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Routing in a Multi-provider Internet (RFC1787)

IP.com Disclosure Number: IPCOM000004040D
Original Publication Date: 1995-Apr-01
Included in the Prior Art Database: 2000-Sep-13
Document File: 7 page(s) / 20K

Publishing Venue

Internet Society Requests For Comment (RFCs)

Related People

Y. Rekhter: AUTHOR

Abstract

This document was prepared by the author on behalf of the Internet Architecture Board (IAB). It is offered by the IAB to stimulate discussion.

This text was extracted from a ASCII document.
This is the abbreviated version, containing approximately 14% of the total text.

Network Working Group Y. Rekhter

Request for Comments: 1787 T.J. Watson Research Center, IBM Corp.

Category: Informational April 1995

Routing in a Multi-provider Internet

Status of this Memo

This memo provides information for the Internet community. This memo

does not specify an Internet standard of any kind. Distribution of

this memo is unlimited.

Abstract

This document was prepared by the author on behalf of the Internet

Architecture Board (IAB). It is offered by the IAB to stimulate

discussion.

Over the past few years the Internet has undergone significant

changes. Among them is the emergence of multiple Network Service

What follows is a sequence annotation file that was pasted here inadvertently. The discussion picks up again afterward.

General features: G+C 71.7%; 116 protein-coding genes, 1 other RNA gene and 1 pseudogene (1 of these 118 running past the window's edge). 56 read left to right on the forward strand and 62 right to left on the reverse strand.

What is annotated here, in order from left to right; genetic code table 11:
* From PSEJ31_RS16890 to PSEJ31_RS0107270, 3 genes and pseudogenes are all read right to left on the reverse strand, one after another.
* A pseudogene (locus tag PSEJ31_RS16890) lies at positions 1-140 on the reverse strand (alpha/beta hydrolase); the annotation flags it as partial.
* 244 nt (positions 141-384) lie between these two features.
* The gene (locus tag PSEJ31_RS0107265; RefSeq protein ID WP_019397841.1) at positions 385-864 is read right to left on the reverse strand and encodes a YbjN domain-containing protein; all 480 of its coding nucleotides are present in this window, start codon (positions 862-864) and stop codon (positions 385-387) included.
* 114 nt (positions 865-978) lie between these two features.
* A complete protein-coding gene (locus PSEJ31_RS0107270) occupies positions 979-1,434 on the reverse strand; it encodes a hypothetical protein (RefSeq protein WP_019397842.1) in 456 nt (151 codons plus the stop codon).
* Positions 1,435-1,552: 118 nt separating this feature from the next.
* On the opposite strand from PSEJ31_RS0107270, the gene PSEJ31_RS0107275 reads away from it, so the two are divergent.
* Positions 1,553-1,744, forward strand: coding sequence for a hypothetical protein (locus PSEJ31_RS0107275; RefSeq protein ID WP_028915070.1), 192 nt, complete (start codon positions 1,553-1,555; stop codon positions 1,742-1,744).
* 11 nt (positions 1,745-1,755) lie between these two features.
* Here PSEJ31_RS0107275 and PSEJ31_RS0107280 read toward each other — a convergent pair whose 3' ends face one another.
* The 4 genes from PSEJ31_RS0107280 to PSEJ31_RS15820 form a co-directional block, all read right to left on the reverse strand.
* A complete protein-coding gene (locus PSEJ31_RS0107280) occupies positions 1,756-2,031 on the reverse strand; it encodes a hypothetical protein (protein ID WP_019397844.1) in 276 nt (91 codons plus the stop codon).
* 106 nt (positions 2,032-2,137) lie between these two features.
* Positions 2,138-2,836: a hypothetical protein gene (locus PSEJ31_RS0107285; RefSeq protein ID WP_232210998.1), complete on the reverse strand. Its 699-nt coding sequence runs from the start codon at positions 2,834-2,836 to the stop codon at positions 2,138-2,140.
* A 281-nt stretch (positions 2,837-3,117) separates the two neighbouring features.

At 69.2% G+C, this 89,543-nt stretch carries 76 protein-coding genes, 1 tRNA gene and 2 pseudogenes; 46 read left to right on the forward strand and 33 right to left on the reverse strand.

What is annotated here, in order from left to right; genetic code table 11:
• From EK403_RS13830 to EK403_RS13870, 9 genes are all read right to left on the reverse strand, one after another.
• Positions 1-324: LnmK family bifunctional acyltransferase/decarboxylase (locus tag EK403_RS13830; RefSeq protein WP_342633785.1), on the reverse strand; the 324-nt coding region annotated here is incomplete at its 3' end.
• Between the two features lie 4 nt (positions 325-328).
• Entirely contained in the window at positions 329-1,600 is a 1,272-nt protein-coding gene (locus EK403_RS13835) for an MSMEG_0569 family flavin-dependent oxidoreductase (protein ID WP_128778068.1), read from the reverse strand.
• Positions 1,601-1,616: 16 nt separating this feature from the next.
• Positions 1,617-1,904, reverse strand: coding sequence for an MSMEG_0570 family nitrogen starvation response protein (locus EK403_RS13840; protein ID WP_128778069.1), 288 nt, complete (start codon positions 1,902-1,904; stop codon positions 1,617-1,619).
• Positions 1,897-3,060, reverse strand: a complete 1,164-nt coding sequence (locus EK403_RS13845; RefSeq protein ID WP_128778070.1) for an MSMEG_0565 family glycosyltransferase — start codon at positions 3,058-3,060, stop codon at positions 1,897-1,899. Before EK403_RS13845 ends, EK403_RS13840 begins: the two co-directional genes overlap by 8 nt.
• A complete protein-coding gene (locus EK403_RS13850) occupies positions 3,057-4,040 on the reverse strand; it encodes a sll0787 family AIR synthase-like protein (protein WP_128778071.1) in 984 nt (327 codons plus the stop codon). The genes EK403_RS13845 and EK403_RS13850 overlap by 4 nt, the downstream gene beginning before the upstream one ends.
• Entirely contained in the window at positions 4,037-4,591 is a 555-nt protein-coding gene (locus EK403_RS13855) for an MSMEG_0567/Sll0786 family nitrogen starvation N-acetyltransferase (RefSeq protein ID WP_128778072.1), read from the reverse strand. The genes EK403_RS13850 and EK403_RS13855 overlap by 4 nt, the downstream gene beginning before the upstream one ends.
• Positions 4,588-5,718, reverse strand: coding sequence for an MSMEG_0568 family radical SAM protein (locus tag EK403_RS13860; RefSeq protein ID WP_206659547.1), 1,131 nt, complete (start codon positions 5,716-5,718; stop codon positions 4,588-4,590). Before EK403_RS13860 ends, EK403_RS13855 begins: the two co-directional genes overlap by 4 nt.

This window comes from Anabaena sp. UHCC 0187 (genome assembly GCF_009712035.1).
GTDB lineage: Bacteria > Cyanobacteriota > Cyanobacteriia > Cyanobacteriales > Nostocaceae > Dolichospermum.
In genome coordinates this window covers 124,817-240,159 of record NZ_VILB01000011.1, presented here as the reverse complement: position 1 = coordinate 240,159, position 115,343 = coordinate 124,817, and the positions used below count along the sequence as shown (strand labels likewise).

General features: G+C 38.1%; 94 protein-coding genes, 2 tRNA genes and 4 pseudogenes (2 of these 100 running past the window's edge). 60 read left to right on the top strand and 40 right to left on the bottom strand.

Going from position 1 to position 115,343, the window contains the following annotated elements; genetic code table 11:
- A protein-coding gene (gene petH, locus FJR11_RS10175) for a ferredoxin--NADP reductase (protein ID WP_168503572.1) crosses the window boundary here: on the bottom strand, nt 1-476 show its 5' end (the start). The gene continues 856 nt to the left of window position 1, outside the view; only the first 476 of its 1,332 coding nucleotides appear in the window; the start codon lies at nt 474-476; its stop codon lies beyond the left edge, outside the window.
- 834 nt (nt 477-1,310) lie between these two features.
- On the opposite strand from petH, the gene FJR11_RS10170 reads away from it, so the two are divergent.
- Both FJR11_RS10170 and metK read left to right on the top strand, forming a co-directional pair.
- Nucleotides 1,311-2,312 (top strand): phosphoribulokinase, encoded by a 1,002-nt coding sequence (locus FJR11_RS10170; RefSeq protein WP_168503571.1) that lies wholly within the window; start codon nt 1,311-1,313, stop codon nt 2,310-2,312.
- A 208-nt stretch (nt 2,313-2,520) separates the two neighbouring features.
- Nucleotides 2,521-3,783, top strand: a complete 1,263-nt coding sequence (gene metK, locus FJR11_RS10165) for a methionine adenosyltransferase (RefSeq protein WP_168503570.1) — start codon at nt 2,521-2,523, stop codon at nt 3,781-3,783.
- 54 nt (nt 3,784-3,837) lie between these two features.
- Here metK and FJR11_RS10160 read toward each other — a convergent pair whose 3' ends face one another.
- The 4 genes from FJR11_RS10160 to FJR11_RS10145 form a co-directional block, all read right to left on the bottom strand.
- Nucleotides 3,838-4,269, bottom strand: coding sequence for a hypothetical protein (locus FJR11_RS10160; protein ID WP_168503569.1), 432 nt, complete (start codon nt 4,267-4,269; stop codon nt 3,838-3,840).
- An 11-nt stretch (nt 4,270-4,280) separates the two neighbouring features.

Providers, where resources that provide Internet-wide IP connectivity

(routers, links) are controlled by different organizations. This

document presents some of the issues related to network layer routing

in a multi-provider Internet, and specifically to the unicast

routing.

1. Network Service Providers vs Network Service Subscribers

Within the current routing paradigm the service offered by a provider

at the network layer (IP) is the set of destinations (hosts) that can

be reached through the provider. Once a subscriber establishes direct

connectivity to a provider, the subscriber can in principle reach all

the destinations reachable through the provider. Since the value of

the Internet-wide connectivity service offered by a provider

increases with the number of destinations reachable through the

provider, providers are motivated to interconnect with each other.

In principle a provider need not offer the same service (in terms of

the set of destinations) to all of its subscribers -- for some of the

subscribers the provider may restrict the services to a subset of the

destinations reachable through the provider. In fact, for certain

types of subscribers constrained connectivity could be seen as part

of the service offered by a provider.

In a multi-provider environment individual providers may be driven by

diverse and sometimes even conflicting goals and objectives. Some of

the providers exist to provide connectivity to only a specific group

of Network Service Subscribers. Other providers place no constraints

on the subscribers that can subscribe to them, as long as the

subscribers pay the fee charged by the providers. Some of the

providers place certain constraints on the reselling of the

connectivity services by organizations (e.g., other providers)

attached to the providers. Some of the providers may be operated by

comp...